Forrester wasn't sure that he liked being referred to as a glandular mess. On the other hand, he asked himself, what could he do about it? He stood quietly, wondering what was coming next.
His worst fears were fulfilled.
Venus stepped forward and gave her report. Basically, it was a codicil, of a rather specialized nature, to the physical report. While it was going on, Forrester glanced at Athena. She looked every bit as embarrassed as he felt, and her face wore a look of sheer pain. Once he thought she was going to leave the room, but she remained grimly seated until it was all over.
Forrester couldn't figure out, when he thought about it, how the Gods had managed to give him all these tests without his knowing anything about it. But, then, they were supernatural, weren't they? And they had their own methods. A mortal didn't have to understand them.
Forrester wasn't sure he was happy with that idea, but he clung to it. It was the only one he had.
When Venus finished her report, there was a little silence.
"Any other comments?" Hera whispered to her husband.
"Ah, yes," Zeus said. "Other comments. If anyone has any other comments to make, please make them now. Now is the time to make them."
He sat back. Morpheus stirred slightly and spoke without opening his eyes or sitting up. "Sleep," he said.
Hera said: "Sleep?"
"Very important," Morpheus said slowly, "the candidate sleeps pretty well—soundly, as a matter of fact. The only trouble is that he doesn't get enough sleep. But then, no one on this entire crazy world ever does." He yawned and added: "Not even me."
Forrester passed a hand over his forehead. He realized, very suddenly, that he had come to a conclusion somewhere during the meeting. He was, he told himself, definitely sane.
That left another conclusion. He was not dreaming anything that was happening. It was all perfectly real.
And he was about to become a demi-God.
That in itself didn't sound so bad. But he began to wonder, in a quiet sort of way, just what was going to happen to William Forrester, acolyte and history professor, when Forrester/Bacchus had became a reality. With a blunt shock he knew that there was only one answer.
William Forrester was going to die.
It didn't matter what the verdict of the Gods was. There were more tests coming, he knew, and if he failed them the Gods would kill him quite literally and quite completely.
But, he went on, suppose he passed the tests.
In that case he was going to become Forrester/Bacchus, a substitute God. Plain old Bill Forrester would cease to exist entirely.
Oh, a few traces might remain—his Beta curve, for instance, whatever that was. But Bill Forrester would be gone. Somehow, the idea of a revenant Beta curve didn't make up for the basic loss.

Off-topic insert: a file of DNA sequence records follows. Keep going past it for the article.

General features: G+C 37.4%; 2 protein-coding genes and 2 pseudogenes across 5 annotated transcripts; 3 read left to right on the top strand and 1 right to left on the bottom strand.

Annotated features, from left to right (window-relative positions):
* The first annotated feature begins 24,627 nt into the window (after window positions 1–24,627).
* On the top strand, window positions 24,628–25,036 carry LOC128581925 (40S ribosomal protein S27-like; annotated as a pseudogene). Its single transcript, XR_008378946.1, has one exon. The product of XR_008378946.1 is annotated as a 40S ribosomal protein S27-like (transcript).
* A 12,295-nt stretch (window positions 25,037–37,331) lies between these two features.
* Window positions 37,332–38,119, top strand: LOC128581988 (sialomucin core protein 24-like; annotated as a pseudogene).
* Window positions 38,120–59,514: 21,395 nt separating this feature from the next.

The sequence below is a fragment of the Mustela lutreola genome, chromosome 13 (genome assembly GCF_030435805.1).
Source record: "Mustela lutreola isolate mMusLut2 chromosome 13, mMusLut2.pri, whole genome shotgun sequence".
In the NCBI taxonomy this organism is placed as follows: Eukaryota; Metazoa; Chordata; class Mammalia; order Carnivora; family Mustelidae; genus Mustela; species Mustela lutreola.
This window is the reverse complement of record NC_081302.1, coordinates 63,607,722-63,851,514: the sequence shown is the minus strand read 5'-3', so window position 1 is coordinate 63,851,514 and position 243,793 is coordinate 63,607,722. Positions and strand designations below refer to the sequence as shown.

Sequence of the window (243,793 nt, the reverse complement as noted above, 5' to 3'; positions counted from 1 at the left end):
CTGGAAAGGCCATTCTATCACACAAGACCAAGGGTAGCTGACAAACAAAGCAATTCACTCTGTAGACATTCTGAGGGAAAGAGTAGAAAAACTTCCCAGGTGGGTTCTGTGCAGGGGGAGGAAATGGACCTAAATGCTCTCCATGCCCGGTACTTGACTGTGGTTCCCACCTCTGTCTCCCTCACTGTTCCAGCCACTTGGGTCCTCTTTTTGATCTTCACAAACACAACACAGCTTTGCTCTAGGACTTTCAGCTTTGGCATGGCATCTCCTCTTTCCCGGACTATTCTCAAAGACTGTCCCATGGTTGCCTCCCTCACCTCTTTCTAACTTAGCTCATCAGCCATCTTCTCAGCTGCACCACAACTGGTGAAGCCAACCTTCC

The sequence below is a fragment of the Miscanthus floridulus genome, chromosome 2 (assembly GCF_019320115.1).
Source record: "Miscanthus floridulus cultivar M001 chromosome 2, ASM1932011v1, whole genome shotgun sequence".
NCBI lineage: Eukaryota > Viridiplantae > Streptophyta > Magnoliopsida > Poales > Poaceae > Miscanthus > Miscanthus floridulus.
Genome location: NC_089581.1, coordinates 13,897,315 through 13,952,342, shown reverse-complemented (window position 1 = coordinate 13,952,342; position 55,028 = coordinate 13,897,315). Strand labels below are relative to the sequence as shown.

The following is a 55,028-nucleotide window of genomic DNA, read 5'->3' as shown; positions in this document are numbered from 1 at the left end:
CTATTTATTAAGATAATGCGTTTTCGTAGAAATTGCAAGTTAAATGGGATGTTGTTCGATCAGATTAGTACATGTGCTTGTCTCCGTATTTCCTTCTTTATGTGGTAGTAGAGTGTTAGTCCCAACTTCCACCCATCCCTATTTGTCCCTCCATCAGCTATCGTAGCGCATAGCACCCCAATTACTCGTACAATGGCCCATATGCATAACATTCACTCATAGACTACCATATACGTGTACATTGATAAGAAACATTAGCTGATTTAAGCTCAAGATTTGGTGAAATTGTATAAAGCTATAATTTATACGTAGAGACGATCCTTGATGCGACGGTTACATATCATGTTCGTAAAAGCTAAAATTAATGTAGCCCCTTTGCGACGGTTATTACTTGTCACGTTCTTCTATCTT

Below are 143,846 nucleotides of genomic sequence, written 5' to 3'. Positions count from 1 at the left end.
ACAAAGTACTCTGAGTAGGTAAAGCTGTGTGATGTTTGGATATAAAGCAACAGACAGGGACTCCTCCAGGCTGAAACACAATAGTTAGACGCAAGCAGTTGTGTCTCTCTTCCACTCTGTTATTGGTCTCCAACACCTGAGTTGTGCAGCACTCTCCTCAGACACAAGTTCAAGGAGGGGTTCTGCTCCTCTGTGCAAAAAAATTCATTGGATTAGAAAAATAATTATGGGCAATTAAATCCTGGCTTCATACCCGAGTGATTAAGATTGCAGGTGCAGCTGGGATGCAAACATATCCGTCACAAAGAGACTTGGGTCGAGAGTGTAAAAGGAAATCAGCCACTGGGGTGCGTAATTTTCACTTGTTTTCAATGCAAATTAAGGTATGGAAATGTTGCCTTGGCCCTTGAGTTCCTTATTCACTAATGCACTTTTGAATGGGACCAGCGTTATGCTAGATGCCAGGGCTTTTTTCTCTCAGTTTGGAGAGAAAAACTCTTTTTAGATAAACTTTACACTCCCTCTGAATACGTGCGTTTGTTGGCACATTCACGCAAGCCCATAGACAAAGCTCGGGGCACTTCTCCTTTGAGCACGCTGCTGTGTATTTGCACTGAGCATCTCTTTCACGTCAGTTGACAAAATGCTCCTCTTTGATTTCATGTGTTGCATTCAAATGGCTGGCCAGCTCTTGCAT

On the other hand, he reminded himself again, what choice did he have?
He forced himself to listen to what the Gods were saying.
Zeus cleared his throat. "Well, I think that closes the subject. Am I right, dear?"
"You are," Hera said.
"Very well," Zeus said. "Then the subject is closed, isn't it?"
Hera nodded wearily.
"In that case, we can proceed with the investiture. Hephaestus, will you please take charge of the candidate?"
Hephaestus/Vulcan sighed softly. "I suppose I must." He swung off the couch and stood half-crouched for a second. Forrester looked at him blankly. "Well," Vulcan said, "come on." He jerked his head toward Forrester. "Over here."
With one last backward glance at Venus, Forrester walked across the room. Vulcan turned and hobbled ahead of him toward the wall. Forrester followed until, almost at the wall, a Veil of Heaven appeared. Feeling almost used to the thing by now, Forrester followed Vulcan through, and he didn't even look behind him to see if the Veil had vanished after they'd come through. He knew perfectly well it had. It always did.
The room they had entered was similar to the others he had seen, but there was no change of colors. The walls glowed evenly and with a subdued light that filled the room evenly. And, for the first time, the walls weren't simply blanks that became things only when approached. The strangest-looking objects Forrester had ever seen filled benches, tables, chairs and the floor, and some were even tacked to the glowing walls. He stared at them for a long time.
No two were alike. They seemed to be all sizes, shapes and materials. The only thing they really had in common was that they were unrecognizable. They looked, Forrester thought, as if a truckload of non-objective twentieth-century sculpture had collided with another truck full of old television-set innards. Then, in some way, the two trucks had fallen in love and had children.
The scrambled horrors scattered throughout the room were, Forrester told himself bleakly, the children.
Vulcan sat down on the only empty chair with a sigh. "This is my workshop," he announced gravely. "It is not arranged for visitors, nor for the curious. I must advise you to touch nothing, if you wish to save your hands, your sanity, and very possibly your life."
Forrester nodded dumbly. Vulcan's tone hadn't been unfriendly; he had merely been warning a stranger, in the shortest and clearest manner possible, against the dangers of feeling the merchandise. Not, Forrester thought, that the warning was necessary. He would as soon have thought of trying to fly as he would of touching one of the mixed-up looking things.
"Now," Vulcan said, "if you'll—" He stopped. "Pardon me," he said, and levered himself upright. He went to a chair, swept a few constructions from it and put them carefully on a table. "Sit down," he said, motioning to the chair.